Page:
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PROCEDURES

What You Should Know About Pulmonary Function Test

Alternative Names:

  • Lung Function Tests

  • PFTs

  • Spirogram

  • Spirometry

This group of tests measures how well the lungs take in and release air as well as how well they move gases such as oxygen from the atmosphere into the body's circulation.

How the Test Is Performed

Spirometry measures your body’s airflow. By measuring how much air you exhale and how quick you do so, spirometry can evaluate a broad range of lung diseases. In a spirometry test, while you are sitting, you breathe into a mouthpiece that is connected to an instrument called a spirometer. The spirometer records the amount and the rate of air that you breathe in and out over a period of time.

For some of the test measurements, you can breathe normally and quietly, while other tests require forced inhalation or exhalation after a deep breath. Sometimes you will be asked to inhale a substance or medicine to see how it changes your test results.

Lung volume is measured when you breathe nitrogen or helium gas through a tube for a certain period of time. The concentration of the gas in a chamber attached to the tube is measured to estimate the lung volume. To measure diffusion capacity, you breathe a harmless gas called a tracer gas for a very short time, often done in only one breath.

The concentration of the gas in the air you breathe out is measured. The difference in the amount of gas inhaled and exhaled measures how effectively gas travels from the lungs into the blood. This test allows the doctor to estimate how well the lungs move oxygen from the air into the bloodstream.

  • How to Prepare for the Test

    Do not eat a heavy meal before the test. Do not smoke for four to six hours before the test. You’ll get specific instructions if you need to stop using bronchodilators or inhaler medications. You may have to breathe in medication before or during the test.

  • How the Test Will Feel Like

    Since the test involves some forced and rapid breathing, you may have some temporary shortness of breath or light-headedness. You’ll breathe through a tight-fitting mouthpiece and have nose clips.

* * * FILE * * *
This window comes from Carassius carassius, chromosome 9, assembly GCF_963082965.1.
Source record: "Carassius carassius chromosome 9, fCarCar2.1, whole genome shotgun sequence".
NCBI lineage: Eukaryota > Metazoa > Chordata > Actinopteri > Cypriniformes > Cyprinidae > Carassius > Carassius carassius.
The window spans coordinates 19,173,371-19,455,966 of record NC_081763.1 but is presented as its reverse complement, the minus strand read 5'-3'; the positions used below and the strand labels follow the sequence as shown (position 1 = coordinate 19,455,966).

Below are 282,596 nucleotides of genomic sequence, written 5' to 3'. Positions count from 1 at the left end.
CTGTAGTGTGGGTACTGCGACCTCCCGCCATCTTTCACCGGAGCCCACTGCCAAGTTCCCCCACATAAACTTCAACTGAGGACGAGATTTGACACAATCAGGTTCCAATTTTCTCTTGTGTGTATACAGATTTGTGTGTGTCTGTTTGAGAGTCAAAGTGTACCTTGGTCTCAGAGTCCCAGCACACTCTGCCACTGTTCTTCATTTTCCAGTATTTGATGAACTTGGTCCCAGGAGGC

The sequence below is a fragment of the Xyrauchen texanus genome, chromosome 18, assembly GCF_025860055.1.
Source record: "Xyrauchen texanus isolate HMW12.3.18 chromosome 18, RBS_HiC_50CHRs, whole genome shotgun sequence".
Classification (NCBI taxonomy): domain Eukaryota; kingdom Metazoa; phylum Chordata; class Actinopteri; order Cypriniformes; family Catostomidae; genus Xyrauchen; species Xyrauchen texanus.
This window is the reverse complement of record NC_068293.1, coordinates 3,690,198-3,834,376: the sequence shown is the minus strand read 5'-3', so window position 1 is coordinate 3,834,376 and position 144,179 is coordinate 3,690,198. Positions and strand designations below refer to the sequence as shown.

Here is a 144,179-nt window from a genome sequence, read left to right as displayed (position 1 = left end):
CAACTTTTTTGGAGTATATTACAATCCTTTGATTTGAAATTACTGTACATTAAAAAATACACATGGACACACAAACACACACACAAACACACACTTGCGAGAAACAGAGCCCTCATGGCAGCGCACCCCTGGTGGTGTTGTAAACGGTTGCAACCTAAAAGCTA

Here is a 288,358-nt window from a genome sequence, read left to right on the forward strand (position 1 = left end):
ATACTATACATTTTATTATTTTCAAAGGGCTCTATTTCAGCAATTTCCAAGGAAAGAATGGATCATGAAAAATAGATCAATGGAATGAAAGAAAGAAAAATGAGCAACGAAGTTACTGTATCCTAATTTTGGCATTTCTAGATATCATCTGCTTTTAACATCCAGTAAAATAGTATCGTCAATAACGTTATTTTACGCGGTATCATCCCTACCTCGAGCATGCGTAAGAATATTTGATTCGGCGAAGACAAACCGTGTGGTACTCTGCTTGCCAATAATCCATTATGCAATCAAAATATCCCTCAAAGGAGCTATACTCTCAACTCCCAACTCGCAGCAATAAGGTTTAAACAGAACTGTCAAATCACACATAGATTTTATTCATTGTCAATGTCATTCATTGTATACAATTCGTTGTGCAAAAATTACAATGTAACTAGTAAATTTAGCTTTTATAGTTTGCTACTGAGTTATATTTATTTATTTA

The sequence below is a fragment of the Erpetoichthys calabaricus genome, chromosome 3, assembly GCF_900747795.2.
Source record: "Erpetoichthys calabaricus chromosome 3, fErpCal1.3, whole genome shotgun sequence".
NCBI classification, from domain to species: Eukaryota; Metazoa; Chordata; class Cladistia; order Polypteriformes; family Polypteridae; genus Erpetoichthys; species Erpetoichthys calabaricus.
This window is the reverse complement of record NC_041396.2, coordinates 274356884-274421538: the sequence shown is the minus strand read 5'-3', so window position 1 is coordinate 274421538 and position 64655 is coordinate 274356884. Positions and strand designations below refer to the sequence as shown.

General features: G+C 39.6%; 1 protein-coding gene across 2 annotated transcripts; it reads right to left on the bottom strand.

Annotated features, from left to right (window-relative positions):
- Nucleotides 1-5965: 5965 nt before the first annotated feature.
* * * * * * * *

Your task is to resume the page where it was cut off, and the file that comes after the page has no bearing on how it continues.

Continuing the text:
Why the Test Is Performed

Pulmonary function tests are done to:

  • Check lung function before someone has surgery
  • Diagnose certain types of lung diseases such as asthma, bronchitis, and emphysema
  • Find the cause of shortness of breath
  • Measure whether exposure to chemicals at work affects lung function

It also can be done to:

  • Assess the effect of medication
  • Measure progress in disease treatment

Normal Results

Normal values are based upon your age, height, ethnicity, and sex. Normal results are expressed as a percentage. A value is usually considered abnormal if it is less than 80% of your predicted value. Normal value ranges may vary slightly among different laboratories. Talk to your doctor about the meaning of your specific test results.

Different measurements that may be found on your report after spirometry include:

  • Expiratory Reserve Volume (ERV)
  • Forced Vital Capacity (FVC)
  • Forced Expiratory Volume (FEV)
  • Forced Expiratory Flow 25% to 75%
  • Functional Residual Capacity (FRC)
  • Maximum Voluntary Ventilation (MVV)
  • Peak Expiratory Flow (PEF)
  • Residual Volume (RV)
  • Slow Vital Capacity (SVC)
  • Total Lung Capacity (TLC)

What Abnormal Results Mean

Abnormal results usually mean that you may have some chest or lung disease.

Some lung diseases (such as emphysema, asthma, chronic bronchitis, and infections) can make the lungs contain too much air and take longer to empty. These lung diseases are called obstructive lung disorders.

Other lung diseases make the lungs scarred and smaller that they contain too little air and are poor at transferring oxygen into the blood. Examples of these types of illnesses include:

  • Extreme Overweight
  • Fibrosis of the Lungs
  • Lung Cancer
  • Sarcoidosis
  • Scleroderma
  • Risks

    The risk is minimal for most people. There is a small risk of collapsed lung in people with a certain type of lung disease. The test should not be given to a person who has experienced a recent heart attack or who has other types of heart disease.

  • Considerations

    Your cooperation while performing the test is crucial in order to get accurate results. A poor seal around the mouthpiece of the spirometer can give poor results that can't be interpreted. Do not smoke before the test.

    Disclaimer: Adapted from MedlinePlus, a service of the US National Library of Medicine and NIH

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